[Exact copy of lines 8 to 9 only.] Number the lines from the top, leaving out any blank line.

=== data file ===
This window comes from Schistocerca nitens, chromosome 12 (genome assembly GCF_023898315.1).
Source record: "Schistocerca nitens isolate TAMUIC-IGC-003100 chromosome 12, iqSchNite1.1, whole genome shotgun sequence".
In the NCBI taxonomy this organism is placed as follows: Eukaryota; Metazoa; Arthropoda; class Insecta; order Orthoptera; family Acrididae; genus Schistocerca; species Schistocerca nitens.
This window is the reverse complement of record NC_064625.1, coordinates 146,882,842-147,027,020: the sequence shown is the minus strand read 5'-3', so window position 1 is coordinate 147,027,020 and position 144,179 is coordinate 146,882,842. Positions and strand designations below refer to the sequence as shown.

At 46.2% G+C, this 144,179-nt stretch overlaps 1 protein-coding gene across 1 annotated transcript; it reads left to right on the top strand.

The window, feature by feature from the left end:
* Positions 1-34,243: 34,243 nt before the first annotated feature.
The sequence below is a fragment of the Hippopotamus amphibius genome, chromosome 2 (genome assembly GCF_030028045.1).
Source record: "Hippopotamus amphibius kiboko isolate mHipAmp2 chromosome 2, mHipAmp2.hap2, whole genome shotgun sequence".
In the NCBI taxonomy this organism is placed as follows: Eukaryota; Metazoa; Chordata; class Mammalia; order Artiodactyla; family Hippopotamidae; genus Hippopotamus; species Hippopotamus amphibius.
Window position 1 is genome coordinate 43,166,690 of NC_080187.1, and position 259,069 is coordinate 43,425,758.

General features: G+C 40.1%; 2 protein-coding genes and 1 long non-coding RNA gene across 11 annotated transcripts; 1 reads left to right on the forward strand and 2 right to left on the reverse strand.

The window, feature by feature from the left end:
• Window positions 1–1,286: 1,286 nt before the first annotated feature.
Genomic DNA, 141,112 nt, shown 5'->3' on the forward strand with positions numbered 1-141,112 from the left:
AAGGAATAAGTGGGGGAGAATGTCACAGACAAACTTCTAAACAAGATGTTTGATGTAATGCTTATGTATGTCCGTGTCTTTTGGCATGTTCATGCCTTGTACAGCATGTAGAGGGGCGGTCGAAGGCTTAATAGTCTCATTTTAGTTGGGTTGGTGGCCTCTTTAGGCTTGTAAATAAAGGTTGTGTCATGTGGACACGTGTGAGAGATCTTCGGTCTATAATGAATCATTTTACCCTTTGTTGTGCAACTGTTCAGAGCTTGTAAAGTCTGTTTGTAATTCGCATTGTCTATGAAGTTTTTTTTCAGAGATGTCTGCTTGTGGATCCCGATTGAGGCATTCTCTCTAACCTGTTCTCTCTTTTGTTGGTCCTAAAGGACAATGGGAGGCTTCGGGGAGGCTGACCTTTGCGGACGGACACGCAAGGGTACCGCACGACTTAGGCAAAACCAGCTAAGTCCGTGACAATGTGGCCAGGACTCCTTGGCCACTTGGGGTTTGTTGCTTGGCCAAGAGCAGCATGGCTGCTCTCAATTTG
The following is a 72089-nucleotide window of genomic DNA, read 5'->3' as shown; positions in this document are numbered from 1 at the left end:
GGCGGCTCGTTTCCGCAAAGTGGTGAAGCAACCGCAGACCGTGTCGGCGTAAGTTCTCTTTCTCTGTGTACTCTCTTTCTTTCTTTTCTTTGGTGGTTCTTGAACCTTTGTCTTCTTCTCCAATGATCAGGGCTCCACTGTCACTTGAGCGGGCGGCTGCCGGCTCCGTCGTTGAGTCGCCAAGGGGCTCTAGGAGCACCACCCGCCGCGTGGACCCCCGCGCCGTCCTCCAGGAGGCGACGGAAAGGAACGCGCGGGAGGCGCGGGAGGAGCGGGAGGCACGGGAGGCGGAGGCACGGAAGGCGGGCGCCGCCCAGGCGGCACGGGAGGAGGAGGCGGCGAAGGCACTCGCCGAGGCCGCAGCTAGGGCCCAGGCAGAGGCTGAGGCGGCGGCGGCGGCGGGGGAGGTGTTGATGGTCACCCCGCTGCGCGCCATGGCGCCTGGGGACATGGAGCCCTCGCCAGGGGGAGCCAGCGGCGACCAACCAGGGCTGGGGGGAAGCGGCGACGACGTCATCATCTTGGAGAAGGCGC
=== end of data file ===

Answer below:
The sequence below is a fragment of the Hippopotamus amphibius genome, chromosome 2 (genome assembly GCF_030028045.1).
Source record: "Hippopotamus amphibius kiboko isolate mHipAmp2 chromosome 2, mHipAmp2.hap2, whole genome shotgun sequence".